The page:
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An African development pathway that could propel climate-resilient economic growth is possible if an enabling environment that promotes innovation and collaborative actions for climate change solutions is put into place, concluded a side event themed “innovations and African collaborative approaches for transformative climate policy solutions” at COP22 this week.

Organized by the Africa Climate Policy Centre (ACPC) of the Economic Commission for Africa (ECA), the side event was an opportunity for experts to showcase a number of initiatives on collaborative research and capacity development, which included the Southern African Regional Universities Association (SARUA) Programme for Climate Change Capacity Development (PCCCD); and WASCAL (the West African Science Service Center on Climate Change and Adapted Land Use).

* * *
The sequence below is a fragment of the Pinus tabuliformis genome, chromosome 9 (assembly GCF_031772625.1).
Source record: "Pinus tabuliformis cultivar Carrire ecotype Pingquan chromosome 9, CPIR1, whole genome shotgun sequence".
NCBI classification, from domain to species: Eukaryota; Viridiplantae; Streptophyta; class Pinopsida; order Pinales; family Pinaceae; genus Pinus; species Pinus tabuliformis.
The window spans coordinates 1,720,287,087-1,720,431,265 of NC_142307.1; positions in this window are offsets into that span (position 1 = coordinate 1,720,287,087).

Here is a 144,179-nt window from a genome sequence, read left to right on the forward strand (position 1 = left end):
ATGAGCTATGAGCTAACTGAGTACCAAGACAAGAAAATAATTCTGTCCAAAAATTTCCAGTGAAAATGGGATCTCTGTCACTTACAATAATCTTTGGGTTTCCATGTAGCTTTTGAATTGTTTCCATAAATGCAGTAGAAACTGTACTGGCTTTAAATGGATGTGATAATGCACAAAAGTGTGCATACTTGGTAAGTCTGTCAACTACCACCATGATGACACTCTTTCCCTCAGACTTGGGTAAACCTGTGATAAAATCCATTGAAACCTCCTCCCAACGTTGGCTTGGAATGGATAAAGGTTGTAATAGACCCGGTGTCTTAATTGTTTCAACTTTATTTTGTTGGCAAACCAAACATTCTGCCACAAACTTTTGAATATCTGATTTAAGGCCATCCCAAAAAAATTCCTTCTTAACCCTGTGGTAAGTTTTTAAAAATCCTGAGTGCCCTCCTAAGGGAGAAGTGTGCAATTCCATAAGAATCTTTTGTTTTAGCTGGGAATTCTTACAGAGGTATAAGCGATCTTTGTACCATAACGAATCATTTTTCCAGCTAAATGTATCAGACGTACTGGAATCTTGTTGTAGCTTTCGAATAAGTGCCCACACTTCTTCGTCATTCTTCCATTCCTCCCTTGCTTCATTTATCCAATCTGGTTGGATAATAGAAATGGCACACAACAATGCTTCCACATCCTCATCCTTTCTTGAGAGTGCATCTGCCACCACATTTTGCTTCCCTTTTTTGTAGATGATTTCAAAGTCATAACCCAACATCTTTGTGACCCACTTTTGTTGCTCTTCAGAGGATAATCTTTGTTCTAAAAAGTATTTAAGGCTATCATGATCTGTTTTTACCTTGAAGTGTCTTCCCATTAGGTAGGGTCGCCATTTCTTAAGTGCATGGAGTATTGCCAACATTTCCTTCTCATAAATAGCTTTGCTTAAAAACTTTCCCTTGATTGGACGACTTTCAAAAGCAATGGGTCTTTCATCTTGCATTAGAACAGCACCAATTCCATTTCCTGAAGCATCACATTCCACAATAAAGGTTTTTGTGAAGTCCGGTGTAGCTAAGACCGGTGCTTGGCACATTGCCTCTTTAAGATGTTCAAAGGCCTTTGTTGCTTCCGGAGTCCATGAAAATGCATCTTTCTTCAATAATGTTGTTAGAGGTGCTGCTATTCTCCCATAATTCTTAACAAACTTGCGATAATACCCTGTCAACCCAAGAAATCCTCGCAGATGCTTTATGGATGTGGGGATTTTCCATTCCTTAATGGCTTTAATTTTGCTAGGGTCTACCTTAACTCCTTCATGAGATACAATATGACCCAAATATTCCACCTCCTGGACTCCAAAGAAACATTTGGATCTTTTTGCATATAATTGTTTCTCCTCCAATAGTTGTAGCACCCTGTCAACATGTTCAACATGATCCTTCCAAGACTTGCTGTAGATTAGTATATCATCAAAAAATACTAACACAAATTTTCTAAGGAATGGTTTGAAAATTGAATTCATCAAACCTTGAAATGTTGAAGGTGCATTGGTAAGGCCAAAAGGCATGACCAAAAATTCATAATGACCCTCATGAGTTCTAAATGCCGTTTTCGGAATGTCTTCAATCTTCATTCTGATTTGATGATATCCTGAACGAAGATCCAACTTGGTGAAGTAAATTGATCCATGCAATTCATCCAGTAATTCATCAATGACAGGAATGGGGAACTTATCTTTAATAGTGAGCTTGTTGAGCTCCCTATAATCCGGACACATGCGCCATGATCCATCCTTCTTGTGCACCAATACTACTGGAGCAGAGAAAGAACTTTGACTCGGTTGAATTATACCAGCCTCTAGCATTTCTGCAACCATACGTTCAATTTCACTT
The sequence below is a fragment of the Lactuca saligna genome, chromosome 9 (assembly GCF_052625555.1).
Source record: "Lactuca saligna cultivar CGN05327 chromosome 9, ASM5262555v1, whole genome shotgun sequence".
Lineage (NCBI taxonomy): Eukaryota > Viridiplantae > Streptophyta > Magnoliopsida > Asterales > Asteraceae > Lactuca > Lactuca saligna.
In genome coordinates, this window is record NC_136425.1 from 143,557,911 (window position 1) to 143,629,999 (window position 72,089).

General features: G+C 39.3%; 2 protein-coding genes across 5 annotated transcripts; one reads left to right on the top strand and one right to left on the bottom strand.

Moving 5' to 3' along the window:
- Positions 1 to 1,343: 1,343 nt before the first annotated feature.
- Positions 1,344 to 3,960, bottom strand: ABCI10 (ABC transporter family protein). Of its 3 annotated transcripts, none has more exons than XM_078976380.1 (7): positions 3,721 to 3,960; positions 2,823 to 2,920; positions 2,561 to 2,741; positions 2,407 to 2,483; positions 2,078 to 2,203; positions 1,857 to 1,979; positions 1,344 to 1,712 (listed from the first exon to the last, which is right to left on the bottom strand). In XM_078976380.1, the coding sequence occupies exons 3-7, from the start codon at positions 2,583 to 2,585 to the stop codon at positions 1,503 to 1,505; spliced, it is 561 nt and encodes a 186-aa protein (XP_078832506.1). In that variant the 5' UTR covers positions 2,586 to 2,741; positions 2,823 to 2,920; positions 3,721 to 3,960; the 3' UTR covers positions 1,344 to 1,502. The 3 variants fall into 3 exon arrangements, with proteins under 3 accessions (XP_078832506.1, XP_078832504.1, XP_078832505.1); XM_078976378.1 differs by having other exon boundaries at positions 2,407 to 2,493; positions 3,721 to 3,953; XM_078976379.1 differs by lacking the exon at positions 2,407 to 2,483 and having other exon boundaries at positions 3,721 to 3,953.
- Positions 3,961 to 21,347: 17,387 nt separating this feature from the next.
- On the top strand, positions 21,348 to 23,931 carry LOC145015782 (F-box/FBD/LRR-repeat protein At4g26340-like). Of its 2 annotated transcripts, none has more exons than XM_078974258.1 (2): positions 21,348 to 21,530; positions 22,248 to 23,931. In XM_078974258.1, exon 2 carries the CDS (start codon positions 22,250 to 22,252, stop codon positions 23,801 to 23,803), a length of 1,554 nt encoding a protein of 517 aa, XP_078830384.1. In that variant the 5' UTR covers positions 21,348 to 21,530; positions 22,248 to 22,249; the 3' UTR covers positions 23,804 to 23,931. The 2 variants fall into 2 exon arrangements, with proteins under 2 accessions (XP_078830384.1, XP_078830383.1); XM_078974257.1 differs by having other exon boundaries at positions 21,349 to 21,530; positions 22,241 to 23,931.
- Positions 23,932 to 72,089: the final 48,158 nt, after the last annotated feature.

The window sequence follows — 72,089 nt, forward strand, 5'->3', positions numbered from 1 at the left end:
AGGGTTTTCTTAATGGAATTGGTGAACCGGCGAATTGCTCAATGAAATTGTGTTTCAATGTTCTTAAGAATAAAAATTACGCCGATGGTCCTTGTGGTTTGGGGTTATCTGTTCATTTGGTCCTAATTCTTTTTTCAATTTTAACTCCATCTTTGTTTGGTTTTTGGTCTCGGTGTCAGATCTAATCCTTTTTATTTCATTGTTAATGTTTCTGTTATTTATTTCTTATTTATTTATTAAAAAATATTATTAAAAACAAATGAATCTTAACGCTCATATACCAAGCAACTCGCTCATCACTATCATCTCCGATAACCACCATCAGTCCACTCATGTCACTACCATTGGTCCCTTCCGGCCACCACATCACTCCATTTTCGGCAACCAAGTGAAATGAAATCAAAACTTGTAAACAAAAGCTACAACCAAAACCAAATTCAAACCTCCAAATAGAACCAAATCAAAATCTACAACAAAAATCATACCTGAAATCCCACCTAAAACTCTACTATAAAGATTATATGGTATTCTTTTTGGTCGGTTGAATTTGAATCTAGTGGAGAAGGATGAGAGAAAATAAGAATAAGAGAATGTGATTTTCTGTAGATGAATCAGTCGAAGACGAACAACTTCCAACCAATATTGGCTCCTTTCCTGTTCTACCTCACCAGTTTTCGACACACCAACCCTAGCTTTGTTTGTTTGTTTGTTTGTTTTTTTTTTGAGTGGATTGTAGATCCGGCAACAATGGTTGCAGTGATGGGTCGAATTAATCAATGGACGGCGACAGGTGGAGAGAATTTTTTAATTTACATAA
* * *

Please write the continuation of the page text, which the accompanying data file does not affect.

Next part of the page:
The  SARUA Programme for Climate Change Capacity Development (PCCCD), has led to a consortium of seven universities from five SADC countries developing a regional Master’s curriculum in Climate Change and Sustainable Development, based on the principles of trans-disciplinarity and innovation; while WASCAL pools the expertise of ten West African countries and Germany to strengthen climate change research infrastructure and capacity

Penny Urquhart, Independent analyst and member of the SARUA Curriculum Review Team said there is a need for funding in order to scale up these initiatives to a continental scale to support Africa’s development aspirations, reduce vulnerability, increase resilience and optimise low-carbon options for growth.